Double negatives

September 13th, 2011 in Improve English

In some languages, negative words like nobody, nothing and never have to be used with a negative verb. In English, these words are themselves enough to give a negative meaning, and we do not normally use not.

Negative questions

September 13th, 2011 in Improve English

Contracted and uncontracted negative questions have different word order.

Compare: 

Won’t you come? (contracted negative question)

Will you not come? (uncontracted negative question)

Don’t you understand? (contracted)

Punctuation Exercise

September 10th, 2011 in Improve English

Punctuate the following sentences.

1. Between ourselves I think she is a bit of a fool
2. Two minutes ago he was fast asleep now he is wide awake
3. The more information that comes in the more confused the picture is
4. I don’t like those shoes besides they are too expensive
5. It is a good idea let us hope that it is going to work
6. My mother who rarely gets angry really lost her temper.
7. I spent yesterday playing tennis listening to classical music and wondering about the meaning of life.
8. Mrs Parker who was sitting behind the table gave Mathews a big smile.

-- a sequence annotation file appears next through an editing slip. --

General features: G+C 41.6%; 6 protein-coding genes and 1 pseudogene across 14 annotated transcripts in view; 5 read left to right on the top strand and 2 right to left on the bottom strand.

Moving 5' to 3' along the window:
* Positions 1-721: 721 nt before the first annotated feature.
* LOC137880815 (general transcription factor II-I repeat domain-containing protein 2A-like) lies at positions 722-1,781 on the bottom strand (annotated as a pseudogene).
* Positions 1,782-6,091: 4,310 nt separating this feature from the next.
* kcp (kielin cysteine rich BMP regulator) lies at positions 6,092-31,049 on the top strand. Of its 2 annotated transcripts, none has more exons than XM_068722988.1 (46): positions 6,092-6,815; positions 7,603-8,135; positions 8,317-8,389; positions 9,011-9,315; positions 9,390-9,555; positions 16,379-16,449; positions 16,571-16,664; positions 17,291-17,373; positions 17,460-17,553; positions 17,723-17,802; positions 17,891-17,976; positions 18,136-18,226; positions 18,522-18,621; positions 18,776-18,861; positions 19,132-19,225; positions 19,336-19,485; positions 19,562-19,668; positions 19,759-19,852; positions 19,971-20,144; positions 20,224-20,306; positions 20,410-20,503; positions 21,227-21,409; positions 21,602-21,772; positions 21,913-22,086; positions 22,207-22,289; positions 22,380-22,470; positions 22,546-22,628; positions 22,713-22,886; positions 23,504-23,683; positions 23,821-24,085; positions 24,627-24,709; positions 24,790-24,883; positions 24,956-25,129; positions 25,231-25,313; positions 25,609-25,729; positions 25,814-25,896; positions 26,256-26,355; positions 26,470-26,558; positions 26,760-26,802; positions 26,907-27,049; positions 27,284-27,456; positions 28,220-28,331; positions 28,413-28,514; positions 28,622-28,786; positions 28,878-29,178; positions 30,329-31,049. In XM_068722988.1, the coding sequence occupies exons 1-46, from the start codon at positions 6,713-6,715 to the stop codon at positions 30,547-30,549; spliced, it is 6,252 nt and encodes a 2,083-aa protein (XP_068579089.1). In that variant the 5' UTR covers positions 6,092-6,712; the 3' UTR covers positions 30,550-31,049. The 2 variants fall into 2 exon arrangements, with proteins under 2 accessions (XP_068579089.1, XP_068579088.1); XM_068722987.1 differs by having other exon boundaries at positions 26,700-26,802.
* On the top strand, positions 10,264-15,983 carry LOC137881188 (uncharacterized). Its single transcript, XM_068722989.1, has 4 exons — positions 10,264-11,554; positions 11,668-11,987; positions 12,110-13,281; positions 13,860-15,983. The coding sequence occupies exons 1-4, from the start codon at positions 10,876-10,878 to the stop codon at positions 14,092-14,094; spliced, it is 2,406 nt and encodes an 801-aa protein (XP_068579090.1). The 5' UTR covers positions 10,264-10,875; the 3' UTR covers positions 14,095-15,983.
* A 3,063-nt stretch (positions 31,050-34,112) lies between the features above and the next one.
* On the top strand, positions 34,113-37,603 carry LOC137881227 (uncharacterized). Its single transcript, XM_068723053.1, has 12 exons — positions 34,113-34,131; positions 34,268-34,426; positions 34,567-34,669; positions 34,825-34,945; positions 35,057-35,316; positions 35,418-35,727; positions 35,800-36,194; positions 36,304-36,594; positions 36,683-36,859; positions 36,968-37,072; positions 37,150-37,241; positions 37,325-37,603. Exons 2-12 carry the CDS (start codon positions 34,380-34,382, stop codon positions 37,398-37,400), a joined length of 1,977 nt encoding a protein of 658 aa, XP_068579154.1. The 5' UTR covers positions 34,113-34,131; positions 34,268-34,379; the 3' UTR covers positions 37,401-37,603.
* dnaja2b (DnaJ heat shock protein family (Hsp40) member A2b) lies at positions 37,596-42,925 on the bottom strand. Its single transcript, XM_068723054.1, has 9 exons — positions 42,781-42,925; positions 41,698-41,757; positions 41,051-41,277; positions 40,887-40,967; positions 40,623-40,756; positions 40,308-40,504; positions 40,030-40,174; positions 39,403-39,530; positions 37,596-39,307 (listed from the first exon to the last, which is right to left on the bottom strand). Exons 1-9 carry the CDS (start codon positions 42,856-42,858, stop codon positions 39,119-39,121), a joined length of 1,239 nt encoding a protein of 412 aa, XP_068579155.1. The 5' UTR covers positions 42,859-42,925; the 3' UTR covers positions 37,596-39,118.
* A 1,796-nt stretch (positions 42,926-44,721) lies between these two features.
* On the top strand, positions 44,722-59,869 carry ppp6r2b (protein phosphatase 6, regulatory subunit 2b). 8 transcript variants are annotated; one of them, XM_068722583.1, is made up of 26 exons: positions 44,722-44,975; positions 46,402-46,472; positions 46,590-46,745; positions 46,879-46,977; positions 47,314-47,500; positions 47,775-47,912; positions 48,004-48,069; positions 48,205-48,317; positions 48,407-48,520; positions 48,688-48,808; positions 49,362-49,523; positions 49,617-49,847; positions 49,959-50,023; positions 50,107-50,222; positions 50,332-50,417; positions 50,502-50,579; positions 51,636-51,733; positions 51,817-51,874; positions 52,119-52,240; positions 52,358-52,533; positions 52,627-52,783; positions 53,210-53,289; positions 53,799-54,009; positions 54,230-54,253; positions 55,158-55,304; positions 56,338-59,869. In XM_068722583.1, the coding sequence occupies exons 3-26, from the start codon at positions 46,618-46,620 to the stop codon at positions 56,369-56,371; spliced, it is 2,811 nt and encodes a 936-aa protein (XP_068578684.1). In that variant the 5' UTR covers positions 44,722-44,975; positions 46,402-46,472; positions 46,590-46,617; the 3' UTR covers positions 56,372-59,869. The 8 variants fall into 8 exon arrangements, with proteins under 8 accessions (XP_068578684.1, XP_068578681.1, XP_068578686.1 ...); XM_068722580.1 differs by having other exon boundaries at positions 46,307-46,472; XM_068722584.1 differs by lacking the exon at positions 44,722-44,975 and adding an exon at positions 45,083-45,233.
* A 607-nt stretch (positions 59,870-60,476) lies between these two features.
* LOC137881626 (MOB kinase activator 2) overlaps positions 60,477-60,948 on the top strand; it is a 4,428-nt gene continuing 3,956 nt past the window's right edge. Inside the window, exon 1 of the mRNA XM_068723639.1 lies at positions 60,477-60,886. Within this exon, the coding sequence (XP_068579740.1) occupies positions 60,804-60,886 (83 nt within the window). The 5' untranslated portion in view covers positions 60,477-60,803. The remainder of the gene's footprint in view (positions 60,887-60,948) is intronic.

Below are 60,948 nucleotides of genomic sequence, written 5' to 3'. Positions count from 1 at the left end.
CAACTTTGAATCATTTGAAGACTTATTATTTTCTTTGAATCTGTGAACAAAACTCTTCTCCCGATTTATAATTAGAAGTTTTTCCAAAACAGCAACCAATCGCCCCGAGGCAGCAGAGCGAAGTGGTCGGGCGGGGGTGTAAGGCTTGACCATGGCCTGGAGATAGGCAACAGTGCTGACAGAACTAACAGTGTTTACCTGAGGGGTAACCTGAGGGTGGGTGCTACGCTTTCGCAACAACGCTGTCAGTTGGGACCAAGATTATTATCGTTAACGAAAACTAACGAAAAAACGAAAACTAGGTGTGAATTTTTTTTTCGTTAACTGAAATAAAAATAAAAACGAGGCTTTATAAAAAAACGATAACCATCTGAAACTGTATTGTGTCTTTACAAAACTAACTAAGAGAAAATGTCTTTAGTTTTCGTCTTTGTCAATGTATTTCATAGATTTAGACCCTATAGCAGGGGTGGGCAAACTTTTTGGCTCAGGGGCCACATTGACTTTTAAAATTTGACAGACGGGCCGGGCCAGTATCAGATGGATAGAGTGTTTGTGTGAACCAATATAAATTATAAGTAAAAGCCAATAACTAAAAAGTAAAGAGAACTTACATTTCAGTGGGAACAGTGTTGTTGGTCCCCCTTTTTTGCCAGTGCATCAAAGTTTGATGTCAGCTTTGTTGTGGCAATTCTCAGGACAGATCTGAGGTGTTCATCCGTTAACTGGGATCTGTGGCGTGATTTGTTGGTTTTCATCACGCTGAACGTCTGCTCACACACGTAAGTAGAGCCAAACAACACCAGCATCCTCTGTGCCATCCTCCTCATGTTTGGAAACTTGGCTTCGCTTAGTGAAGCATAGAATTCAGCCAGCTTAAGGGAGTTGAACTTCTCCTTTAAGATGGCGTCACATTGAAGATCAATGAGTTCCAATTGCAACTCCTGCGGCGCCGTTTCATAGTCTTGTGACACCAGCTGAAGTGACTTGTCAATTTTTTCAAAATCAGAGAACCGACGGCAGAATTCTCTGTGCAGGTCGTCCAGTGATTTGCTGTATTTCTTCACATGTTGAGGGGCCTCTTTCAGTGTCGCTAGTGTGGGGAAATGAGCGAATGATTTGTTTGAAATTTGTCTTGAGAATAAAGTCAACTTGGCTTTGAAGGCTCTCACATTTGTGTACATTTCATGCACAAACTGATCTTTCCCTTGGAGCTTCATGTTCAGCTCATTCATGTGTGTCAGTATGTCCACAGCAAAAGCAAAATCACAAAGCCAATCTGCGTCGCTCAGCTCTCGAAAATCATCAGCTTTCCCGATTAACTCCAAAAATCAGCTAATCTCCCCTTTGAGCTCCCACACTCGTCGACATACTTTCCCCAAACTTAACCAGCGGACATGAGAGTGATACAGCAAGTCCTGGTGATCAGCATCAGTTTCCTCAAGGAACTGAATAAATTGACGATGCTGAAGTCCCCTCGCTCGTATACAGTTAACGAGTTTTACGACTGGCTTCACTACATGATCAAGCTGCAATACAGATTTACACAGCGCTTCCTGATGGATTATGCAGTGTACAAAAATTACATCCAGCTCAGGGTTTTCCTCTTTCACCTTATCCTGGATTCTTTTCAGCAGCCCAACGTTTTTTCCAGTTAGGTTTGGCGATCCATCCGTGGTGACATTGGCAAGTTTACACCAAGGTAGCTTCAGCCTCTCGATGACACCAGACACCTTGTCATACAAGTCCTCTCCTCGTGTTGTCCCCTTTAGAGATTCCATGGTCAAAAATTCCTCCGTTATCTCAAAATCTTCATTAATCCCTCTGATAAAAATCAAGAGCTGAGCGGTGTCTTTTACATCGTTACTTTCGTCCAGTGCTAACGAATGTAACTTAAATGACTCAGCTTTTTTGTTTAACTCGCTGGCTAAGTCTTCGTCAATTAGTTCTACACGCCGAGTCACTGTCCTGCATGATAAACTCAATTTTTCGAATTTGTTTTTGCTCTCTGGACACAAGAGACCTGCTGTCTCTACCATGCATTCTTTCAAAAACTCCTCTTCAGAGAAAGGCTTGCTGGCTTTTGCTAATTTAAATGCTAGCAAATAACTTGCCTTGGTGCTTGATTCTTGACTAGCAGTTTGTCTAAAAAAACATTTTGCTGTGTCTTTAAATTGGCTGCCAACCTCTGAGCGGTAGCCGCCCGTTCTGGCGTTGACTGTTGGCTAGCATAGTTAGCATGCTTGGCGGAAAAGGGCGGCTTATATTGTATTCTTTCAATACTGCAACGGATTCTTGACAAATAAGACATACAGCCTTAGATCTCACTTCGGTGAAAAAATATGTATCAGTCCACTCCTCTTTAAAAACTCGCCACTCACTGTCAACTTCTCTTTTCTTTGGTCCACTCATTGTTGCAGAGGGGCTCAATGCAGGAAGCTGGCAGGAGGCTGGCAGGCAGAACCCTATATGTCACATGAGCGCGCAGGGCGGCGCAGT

9. Looking straight at her he said There is no way we can help him
10. I had a long talk with Mary explaining why I didn’t want the kids to play together

Grammar Terms

September 10th, 2011 in Improve English

Gerund
A form of verb ending in –ing. Consider the verb read, and consider this example: I enjoy reading books. Here read stands in its gerund form reading, and reading exhibits verbal properties: in this case it takes the object books.

The relative pronoun who, which and that

September 10th, 2011 in Improve English

The relative pronoun that is only used in identifying (restrictive) relative clauses.

The boy who stole the bicycle has been caught. OR The boy that stole the bicycle has been caught.

Irregular and special plurals

September 8th, 2011 in Improve English

Nouns ending in –f or –fe usually have plurals ending in –ves.

Singular plural
Calf Calves
Elf Elves
Half Halves
Knife Knives

Phrasal verbs with come

September 7th, 2011 in Expressions

Come about
When something comes about, it happens without planning.

I don’t know how these things come about.
It was an unexpected discovery that came out while scientists were working on a different project.